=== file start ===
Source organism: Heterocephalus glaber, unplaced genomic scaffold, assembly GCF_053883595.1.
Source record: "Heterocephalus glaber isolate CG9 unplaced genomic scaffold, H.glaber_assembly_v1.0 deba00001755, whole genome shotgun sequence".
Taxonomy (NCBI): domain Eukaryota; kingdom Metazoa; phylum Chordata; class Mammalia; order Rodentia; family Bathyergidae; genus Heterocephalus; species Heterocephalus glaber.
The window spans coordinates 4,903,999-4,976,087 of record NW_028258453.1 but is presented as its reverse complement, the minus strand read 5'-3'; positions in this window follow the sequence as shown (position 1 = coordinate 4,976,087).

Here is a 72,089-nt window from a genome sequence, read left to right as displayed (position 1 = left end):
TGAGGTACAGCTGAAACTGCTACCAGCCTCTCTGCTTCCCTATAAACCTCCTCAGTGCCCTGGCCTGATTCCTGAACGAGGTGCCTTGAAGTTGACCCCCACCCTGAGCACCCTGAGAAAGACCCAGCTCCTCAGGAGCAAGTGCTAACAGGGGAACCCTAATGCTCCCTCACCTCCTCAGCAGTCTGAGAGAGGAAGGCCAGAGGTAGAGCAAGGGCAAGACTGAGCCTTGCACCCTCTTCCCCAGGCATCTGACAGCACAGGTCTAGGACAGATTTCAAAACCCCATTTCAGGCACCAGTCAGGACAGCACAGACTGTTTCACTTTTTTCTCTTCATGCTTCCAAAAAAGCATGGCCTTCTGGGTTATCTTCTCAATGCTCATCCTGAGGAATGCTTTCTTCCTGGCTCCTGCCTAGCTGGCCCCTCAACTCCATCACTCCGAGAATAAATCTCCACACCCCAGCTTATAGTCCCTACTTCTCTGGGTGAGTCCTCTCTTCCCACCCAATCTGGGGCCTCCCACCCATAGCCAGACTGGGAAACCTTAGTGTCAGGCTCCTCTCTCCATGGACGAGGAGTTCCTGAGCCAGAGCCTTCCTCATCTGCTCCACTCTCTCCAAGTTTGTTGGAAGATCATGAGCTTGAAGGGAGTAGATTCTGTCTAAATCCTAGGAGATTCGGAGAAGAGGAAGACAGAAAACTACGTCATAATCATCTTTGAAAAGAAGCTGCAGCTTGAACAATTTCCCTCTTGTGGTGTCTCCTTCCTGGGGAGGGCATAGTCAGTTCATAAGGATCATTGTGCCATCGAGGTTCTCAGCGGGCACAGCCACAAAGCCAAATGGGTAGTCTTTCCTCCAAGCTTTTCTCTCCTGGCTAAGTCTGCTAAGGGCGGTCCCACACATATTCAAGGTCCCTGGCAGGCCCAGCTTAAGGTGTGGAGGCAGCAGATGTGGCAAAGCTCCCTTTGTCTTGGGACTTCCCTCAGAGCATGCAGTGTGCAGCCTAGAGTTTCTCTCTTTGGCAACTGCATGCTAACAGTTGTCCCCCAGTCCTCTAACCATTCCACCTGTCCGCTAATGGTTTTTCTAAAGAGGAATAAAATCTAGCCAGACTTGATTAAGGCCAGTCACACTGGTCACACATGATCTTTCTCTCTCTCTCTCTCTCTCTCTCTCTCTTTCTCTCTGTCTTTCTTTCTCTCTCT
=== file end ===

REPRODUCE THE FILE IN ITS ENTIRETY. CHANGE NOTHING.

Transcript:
Source organism: Heterocephalus glaber, unplaced genomic scaffold, assembly GCF_053883595.1.
Source record: "Heterocephalus glaber isolate CG9 unplaced genomic scaffold, H.glaber_assembly_v1.0 deba00001755, whole genome shotgun sequence".
Taxonomy (NCBI): domain Eukaryota; kingdom Metazoa; phylum Chordata; class Mammalia; order Rodentia; family Bathyergidae; genus Heterocephalus; species Heterocephalus glaber.
The window spans coordinates 4,903,999-4,976,087 of record NW_028258453.1 but is presented as its reverse complement, the minus strand read 5'-3'; positions in this window follow the sequence as shown (position 1 = coordinate 4,976,087).

Here is a 72,089-nt window from a genome sequence, read left to right as displayed (position 1 = left end):
TGAGGTACAGCTGAAACTGCTACCAGCCTCTCTGCTTCCCTATAAACCTCCTCAGTGCCCTGGCCTGATTCCTGAACGAGGTGCCTTGAAGTTGACCCCCACCCTGAGCACCCTGAGAAAGACCCAGCTCCTCAGGAGCAAGTGCTAACAGGGGAACCCTAATGCTCCCTCACCTCCTCAGCAGTCTGAGAGAGGAAGGCCAGAGGTAGAGCAAGGGCAAGACTGAGCCTTGCACCCTCTTCCCCAGGCATCTGACAGCACAGGTCTAGGACAGATTTCAAAACCCCATTTCAGGCACCAGTCAGGACAGCACAGACTGTTTCACTTTTTTCTCTTCATGCTTCCAAAAAAGCATGGCCTTCTGGGTTATCTTCTCAATGCTCATCCTGAGGAATGCTTTCTTCCTGGCTCCTGCCTAGCTGGCCCCTCAACTCCATCACTCCGAGAATAAATCTCCACACCCCAGCTTATAGTCCCTACTTCTCTGGGTGAGTCCTCTCTTCCCACCCAATCTGGGGCCTCCCACCCATAGCCAGACTGGGAAACCTTAGTGTCAGGCTCCTCTCTCCATGGACGAGGAGTTCCTGAGCCAGAGCCTTCCTCATCTGCTCCACTCTCTCCAAGTTTGTTGGAAGATCATGAGCTTGAAGGGAGTAGATTCTGTCTAAATCCTAGGAGATTCGGAGAAGAGGAAGACAGAAAACTACGTCATAATCATCTTTGAAAAGAAGCTGCAGCTTGAACAATTTCCCTCTTGTGGTGTCTCCTTCCTGGGGAGGGCATAGTCAGTTCATAAGGATCATTGTGCCATCGAGGTTCTCAGCGGGCACAGCCACAAAGCCAAATGGGTAGTCTTTCCTCCAAGCTTTTCTCTCCTGGCTAAGTCTGCTAAGGGCGGTCCCACACATATTCAAGGTCCCTGGCAGGCCCAGCTTAAGGTGTGGAGGCAGCAGATGTGGCAAAGCTCCCTTTGTCTTGGGACTTCCCTCAGAGCATGCAGTGTGCAGCCTAGAGTTTCTCTCTTTGGCAACTGCATGCTAACAGTTGTCCCCCAGTCCTCTAACCATTCCACCTGTCCGCTAATGGTTTTTCTAAAGAGGAATAAAATCTAGCCAGACTTGATTAAGGCCAGTCACACTGGTCACACATGATCTTTCTCTCTCTCTCTCTCTCTCTCTCTCTCTTTCTCTCTGTCTTTCTTTCTCTCTCT